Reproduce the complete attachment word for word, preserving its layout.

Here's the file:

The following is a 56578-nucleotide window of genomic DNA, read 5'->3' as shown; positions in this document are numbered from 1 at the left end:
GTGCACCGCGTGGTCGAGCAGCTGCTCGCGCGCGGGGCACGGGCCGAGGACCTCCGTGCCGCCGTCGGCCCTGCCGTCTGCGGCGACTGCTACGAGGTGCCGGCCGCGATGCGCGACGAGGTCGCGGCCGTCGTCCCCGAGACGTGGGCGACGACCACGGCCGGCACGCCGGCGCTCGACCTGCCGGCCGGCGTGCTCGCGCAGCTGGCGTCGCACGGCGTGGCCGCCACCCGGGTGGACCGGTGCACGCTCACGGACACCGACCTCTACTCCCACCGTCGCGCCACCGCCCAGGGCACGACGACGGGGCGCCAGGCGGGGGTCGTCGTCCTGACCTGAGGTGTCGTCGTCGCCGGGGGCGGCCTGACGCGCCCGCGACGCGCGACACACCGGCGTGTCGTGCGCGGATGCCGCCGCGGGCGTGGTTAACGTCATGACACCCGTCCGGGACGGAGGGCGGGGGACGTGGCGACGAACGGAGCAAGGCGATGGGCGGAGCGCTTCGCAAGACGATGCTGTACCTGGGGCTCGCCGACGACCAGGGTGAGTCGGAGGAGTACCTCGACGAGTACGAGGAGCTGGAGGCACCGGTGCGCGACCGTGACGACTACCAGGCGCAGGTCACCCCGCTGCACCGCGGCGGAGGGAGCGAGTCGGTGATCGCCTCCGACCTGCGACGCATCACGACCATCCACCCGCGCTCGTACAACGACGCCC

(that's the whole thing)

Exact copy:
The following is a 56578-nucleotide window of genomic DNA, read 5'->3' as shown; positions in this document are numbered from 1 at the left end:
GTGCACCGCGTGGTCGAGCAGCTGCTCGCGCGCGGGGCACGGGCCGAGGACCTCCGTGCCGCCGTCGGCCCTGCCGTCTGCGGCGACTGCTACGAGGTGCCGGCCGCGATGCGCGACGAGGTCGCGGCCGTCGTCCCCGAGACGTGGGCGACGACCACGGCCGGCACGCCGGCGCTCGACCTGCCGGCCGGCGTGCTCGCGCAGCTGGCGTCGCACGGCGTGGCCGCCACCCGGGTGGACCGGTGCACGCTCACGGACACCGACCTCTACTCCCACCGTCGCGCCACCGCCCAGGGCACGACGACGGGGCGCCAGGCGGGGGTCGTCGTCCTGACCTGAGGTGTCGTCGTCGCCGGGGGCGGCCTGACGCGCCCGCGACGCGCGACACACCGGCGTGTCGTGCGCGGATGCCGCCGCGGGCGTGGTTAACGTCATGACACCCGTCCGGGACGGAGGGCGGGGGACGTGGCGACGAACGGAGCAAGGCGATGGGCGGAGCGCTTCGCAAGACGATGCTGTACCTGGGGCTCGCCGACGACCAGGGTGAGTCGGAGGAGTACCTCGACGAGTACGAGGAGCTGGAGGCACCGGTGCGCGACCGTGACGACTACCAGGCGCAGGTCACCCCGCTGCACCGCGGCGGAGGGAGCGAGTCGGTGATCGCCTCCGACCTGCGACGCATCACGACCATCCACCCGCGCTCGTACAACGACGCCC